- Georges Roux
- and Jean Marcadé
Site in Phokis in central Greece, c. 165 km north-west of Athens, which flourished from the 8th century bc to the 2nd century ad. It was one of the most important sacred sites of ancient Greece, the home of the Delphic Oracle and reputed to be the centre of the world. High in the foothills of Mt Parnassos, Delphi lies between the twin cliffs of the Phaidriades (‘shining rocks’), overlooking the valley of the River Pleistos and the plain of Kirrha (now Itea) on the shores of the Gulf of Corinth.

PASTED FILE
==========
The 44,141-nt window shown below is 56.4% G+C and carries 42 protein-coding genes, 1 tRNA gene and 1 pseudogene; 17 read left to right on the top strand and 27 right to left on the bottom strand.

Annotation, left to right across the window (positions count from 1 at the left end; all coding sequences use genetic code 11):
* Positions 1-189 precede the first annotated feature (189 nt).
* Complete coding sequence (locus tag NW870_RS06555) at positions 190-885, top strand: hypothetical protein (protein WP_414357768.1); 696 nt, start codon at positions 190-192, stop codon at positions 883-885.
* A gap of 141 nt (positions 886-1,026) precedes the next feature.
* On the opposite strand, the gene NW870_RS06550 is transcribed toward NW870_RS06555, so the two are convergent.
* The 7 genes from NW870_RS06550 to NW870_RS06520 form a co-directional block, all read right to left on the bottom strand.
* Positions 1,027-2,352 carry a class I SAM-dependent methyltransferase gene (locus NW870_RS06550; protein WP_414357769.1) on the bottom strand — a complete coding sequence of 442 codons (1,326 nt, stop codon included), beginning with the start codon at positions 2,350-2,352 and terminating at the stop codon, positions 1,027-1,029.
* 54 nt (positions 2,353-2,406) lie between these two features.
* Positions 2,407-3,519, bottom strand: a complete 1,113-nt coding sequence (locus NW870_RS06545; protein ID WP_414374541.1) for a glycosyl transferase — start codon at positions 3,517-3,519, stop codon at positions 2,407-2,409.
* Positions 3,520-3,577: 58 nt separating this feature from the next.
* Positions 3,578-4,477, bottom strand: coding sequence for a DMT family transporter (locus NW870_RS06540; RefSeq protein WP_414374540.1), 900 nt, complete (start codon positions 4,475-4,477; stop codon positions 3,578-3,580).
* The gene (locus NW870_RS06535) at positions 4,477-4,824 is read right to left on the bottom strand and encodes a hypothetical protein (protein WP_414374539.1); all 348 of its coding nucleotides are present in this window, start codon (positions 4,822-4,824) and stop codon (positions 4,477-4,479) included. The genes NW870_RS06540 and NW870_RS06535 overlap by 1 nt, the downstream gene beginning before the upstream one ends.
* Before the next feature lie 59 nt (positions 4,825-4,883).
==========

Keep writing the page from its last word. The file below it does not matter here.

Delphi is widely regarded as the most strikingly beautiful ancient site in Greece. The Oracle was formally abolished by the emperor Theodosios I c.ad 385, and thereafter Delphi was almost entirely neglected until the site was rediscovered in 1676. Excavations started in the mid-19th century, and in 1892 a systematic survey was begun by the French School at Athens. Work on the site was intensive until ...